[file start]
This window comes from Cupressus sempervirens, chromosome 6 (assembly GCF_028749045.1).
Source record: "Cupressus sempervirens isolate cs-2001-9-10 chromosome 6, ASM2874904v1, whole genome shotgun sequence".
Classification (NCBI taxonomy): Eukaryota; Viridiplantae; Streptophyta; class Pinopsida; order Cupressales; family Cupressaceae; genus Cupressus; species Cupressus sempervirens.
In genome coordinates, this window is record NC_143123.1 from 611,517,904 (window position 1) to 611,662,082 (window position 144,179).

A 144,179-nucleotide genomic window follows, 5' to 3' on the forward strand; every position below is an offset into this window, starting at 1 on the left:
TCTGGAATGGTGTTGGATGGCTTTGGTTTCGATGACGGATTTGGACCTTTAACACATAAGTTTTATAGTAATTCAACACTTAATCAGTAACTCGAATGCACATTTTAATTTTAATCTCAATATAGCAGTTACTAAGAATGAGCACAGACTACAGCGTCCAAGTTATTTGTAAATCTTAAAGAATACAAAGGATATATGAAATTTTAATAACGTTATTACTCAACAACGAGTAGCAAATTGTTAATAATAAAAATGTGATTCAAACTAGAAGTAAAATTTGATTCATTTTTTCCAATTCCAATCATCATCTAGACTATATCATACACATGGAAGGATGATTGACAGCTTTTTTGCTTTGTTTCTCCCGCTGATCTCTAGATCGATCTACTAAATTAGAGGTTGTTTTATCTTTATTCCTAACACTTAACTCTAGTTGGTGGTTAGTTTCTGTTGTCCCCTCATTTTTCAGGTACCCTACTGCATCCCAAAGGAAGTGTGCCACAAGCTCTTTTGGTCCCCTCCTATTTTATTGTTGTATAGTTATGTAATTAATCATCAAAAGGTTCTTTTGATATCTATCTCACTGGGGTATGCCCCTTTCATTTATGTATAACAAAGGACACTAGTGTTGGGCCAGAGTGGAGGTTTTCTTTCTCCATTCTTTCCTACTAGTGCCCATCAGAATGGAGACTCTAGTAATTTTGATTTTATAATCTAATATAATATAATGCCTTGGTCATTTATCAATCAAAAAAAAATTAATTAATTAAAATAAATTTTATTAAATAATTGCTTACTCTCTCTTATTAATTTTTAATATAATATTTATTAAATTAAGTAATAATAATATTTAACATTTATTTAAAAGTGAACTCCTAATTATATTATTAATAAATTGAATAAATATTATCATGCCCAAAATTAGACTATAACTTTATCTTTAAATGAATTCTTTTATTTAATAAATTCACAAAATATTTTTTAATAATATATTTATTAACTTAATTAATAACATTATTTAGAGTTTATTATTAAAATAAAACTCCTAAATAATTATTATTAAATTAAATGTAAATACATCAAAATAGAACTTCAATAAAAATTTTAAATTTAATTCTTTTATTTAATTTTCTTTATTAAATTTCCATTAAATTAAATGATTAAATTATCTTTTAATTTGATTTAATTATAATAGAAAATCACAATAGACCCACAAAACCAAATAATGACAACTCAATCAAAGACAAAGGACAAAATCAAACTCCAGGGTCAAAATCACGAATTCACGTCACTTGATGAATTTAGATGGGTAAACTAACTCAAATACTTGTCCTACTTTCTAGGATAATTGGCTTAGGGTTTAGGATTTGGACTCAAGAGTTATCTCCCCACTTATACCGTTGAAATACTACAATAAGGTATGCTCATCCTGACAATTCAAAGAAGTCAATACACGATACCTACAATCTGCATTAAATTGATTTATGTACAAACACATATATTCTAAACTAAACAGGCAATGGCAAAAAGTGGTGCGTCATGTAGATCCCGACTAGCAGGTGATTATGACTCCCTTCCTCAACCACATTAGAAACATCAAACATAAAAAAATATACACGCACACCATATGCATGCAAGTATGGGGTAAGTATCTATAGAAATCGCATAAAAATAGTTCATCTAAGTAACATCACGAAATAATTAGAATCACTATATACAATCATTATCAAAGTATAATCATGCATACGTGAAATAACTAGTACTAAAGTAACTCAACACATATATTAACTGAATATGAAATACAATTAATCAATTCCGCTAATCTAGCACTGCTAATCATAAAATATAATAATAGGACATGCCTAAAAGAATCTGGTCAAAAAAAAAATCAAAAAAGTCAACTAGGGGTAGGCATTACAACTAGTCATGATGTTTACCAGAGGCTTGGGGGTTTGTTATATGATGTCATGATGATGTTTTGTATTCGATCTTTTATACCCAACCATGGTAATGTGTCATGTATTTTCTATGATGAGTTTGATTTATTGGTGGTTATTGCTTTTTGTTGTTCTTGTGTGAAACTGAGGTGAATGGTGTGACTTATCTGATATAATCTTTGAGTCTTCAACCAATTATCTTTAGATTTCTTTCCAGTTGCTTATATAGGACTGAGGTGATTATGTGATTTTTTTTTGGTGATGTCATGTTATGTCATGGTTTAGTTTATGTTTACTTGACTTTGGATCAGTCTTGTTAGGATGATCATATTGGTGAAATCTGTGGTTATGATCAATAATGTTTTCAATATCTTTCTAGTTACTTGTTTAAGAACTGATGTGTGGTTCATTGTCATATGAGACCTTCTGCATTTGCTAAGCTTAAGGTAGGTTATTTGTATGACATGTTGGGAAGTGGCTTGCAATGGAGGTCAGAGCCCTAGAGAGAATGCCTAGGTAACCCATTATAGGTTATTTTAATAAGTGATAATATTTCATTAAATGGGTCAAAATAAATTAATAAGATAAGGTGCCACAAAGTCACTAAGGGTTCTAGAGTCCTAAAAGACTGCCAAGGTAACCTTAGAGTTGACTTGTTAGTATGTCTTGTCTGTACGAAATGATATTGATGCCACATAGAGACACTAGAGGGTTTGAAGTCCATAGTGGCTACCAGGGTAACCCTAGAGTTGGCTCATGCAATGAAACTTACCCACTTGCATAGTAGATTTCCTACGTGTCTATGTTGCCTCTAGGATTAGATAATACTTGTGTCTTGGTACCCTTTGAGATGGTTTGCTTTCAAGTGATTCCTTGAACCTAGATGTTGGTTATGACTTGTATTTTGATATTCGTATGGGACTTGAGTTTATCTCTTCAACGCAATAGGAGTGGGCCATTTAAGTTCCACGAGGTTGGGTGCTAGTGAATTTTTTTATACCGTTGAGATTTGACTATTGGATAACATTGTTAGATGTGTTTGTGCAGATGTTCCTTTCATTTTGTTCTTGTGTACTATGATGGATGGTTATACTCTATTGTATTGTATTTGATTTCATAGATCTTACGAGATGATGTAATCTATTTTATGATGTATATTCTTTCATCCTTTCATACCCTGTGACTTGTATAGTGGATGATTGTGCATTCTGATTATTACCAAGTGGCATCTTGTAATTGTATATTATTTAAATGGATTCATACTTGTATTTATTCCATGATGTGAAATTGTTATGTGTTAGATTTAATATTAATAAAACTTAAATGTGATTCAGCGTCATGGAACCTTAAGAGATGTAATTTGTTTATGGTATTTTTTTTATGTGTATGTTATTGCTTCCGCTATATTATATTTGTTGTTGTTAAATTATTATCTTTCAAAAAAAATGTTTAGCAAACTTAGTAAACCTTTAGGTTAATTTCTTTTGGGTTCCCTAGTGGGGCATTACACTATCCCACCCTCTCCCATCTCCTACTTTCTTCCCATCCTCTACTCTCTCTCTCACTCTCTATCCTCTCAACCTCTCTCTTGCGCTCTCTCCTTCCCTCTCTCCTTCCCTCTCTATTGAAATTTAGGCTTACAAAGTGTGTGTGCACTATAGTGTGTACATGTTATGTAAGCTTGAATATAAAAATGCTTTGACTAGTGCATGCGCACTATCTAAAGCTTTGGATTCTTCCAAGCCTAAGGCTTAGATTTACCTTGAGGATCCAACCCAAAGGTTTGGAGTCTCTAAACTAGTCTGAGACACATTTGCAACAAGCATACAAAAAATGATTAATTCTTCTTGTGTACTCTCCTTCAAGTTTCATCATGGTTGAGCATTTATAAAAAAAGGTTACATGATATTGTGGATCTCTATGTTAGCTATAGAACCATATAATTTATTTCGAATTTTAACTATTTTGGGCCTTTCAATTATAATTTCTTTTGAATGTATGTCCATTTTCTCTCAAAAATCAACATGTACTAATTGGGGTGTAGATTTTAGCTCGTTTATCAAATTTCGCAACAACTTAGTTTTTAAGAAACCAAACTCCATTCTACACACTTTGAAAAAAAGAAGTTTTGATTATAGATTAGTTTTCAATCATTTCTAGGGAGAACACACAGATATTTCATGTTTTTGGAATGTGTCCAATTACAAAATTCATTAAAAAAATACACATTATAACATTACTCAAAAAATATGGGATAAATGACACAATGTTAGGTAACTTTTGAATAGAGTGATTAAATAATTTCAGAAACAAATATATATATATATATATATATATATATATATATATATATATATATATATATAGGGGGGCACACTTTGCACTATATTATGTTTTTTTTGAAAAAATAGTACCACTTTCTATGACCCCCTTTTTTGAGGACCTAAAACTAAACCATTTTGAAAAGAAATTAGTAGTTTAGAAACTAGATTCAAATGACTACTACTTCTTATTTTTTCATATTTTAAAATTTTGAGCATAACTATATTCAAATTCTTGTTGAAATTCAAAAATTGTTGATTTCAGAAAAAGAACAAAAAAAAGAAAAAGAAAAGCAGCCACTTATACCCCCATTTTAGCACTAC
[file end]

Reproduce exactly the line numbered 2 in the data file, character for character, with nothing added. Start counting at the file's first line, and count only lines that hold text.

Source record: "Cupressus sempervirens isolate cs-2001-9-10 chromosome 6, ASM2874904v1, whole genome shotgun sequence".